IBM’s 3D IC: No Funny Glasses Needed

Laying claim to an important step along the path to creating mightier integrated circuits (ICs), IBM Monday said it has crafted a new technique for building three-dimensional ICs that will help increase chip performance, functionality and density.

Researchers at IBM’s Research Division lab in Yorktown Heights, N.Y. explained that current microprocessors are two-dimensional, existing in one plane with a multi-layer system of wires used to connect different parts.

IBM said the last dimension bolsters performance and increases density by reducing the length of the wires that connect transistors and increasing bandwidth between logic and memory; facilitating the integration of heterogeneous materials, devices, and signals, such as placing electrical and optical devices on different levels of the same chip; and allowing more transistors to reside on a chip.

IBM explained that although 3D chips are attractive to many companies for their sheer speed, mainstream adoption has been slug-like because the fabrication process has proven difficult.

The Armonk, N.Y.-based technology concern said many research groups take the “bottom-up” approach to building 3D ICs, in which each device layer is fabricated sequentially, starting with the bottom-most layer.

“Unfortunately, the quality of each new layer of silicon that is grown or deposited on top of the existing devices is typically worse than the original silicon layer,” IBM explained in a company statement. “Also, many of the processes required for building devices on each subsequent layer can degrade the devices below, making this approach unsuitable for high performance technology.”

IBM said its new technique should remedy this dilemma. The firm’s method for building 3D ICs based on the layer transfer of completed circuits involves transferring functional circuits from one wafer to another and connecting the multiple layers electrically to form the 3D chip. This transfer is what the company calls a “wafer-level bonding approach.”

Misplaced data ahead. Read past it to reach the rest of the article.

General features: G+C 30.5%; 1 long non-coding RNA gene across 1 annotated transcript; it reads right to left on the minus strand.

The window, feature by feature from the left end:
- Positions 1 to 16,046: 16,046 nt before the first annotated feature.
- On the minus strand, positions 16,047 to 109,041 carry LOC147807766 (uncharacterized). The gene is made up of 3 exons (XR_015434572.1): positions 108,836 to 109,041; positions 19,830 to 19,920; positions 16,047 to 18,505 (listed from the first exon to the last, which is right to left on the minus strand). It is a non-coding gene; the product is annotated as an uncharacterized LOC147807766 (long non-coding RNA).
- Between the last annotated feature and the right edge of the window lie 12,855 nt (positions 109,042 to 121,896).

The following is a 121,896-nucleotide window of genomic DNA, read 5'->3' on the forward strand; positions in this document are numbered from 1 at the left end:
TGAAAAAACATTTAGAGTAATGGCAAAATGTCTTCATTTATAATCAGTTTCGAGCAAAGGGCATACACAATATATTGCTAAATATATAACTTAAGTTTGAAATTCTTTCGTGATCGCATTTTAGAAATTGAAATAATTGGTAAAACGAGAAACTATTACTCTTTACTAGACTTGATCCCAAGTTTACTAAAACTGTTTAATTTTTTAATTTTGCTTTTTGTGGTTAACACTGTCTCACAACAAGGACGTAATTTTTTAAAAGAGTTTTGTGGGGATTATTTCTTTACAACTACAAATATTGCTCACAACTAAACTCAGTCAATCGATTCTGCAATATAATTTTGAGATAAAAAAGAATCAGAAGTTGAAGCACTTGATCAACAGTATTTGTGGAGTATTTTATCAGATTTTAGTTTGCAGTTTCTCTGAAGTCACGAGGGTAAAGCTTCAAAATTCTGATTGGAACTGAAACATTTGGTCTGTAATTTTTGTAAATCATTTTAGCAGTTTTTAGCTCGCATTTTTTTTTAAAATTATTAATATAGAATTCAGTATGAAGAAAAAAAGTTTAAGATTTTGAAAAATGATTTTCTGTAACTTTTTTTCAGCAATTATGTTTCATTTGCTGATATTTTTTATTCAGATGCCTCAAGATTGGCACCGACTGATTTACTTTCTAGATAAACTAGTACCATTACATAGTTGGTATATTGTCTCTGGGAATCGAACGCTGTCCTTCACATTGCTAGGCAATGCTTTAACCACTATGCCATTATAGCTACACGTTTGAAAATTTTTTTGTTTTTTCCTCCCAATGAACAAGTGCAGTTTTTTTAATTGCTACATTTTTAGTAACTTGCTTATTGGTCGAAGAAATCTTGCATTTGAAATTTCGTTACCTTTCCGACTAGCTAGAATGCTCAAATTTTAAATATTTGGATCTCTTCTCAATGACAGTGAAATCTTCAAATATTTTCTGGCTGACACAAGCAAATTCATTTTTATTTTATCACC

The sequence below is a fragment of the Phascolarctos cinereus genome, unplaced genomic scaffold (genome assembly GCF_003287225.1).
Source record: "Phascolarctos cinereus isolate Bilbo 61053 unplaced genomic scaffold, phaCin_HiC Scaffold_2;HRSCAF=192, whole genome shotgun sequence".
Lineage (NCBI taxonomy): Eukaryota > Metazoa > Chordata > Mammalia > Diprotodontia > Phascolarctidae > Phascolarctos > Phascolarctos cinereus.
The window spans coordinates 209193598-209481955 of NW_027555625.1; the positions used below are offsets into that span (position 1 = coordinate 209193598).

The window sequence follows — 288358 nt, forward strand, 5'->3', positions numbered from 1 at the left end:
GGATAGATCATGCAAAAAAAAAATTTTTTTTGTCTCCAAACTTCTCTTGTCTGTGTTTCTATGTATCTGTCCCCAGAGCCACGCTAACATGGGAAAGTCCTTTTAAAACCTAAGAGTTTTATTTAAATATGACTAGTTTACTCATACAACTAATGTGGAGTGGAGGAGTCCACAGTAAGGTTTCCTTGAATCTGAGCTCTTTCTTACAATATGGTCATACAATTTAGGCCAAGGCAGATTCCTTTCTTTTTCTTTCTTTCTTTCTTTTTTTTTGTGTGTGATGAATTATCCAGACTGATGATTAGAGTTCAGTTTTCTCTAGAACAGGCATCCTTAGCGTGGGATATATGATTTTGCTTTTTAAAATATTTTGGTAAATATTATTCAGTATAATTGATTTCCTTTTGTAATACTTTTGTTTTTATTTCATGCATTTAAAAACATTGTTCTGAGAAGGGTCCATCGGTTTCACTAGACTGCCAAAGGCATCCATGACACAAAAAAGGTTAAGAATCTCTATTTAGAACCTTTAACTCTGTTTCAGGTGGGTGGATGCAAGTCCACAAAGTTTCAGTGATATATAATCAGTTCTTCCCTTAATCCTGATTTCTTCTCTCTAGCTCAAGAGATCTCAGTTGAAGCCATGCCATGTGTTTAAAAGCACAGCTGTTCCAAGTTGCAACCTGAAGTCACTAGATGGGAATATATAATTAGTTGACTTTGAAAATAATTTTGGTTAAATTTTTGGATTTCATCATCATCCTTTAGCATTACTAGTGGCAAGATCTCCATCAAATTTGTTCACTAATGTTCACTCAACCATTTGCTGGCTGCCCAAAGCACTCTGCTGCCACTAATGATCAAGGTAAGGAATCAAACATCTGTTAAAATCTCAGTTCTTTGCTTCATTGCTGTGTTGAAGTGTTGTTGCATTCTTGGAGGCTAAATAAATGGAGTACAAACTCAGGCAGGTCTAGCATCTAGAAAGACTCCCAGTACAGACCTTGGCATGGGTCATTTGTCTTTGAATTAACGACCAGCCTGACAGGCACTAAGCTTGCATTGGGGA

Ron Guttman, a professor who teaches at the Rensselaer Polytechnic University and who spearheads a team researching 3D ICs for the Interconnect Focus Center, said that although the products are not there yet because of the complicated fabrication process, the research is important.

“Ten years ago, companies were principally making ICs smaller to increase performance. Then, as interconnect issues became the problem, firms such as IBM began making copper chips [instead of silicon] with low K dialetric material,” Guttman told “As one continues to make those material-related changes, one runs out of steam. Since there is not much you can do for interconnect scaling, the new 3D layering is quite a paradigm shift. Rather than making [chips] bigger, and then putting them in packages where they’re assembled and analagous to suburban sprawl, 3D technology has active device layers at more than one level, which is very significant in the road to this technological change

The 3D process is cooler, too, extending the chip’s life. The layer transfer technique uses low process temperatures and mechanical stresses to preserve the devices on the silicon wafers. IBM employs 130 nm silicon-on-insulator (SOI) devices with copper metallization and “low-k” dielectric insulators to withstand the transfer processes.

Big Blue researchers will further detail the technique in a paper at the International Electron Devices Meeting (IEDM) held in San Francisco, Dec. 9-11, 2002.

This article originally appeared on

News Around the Web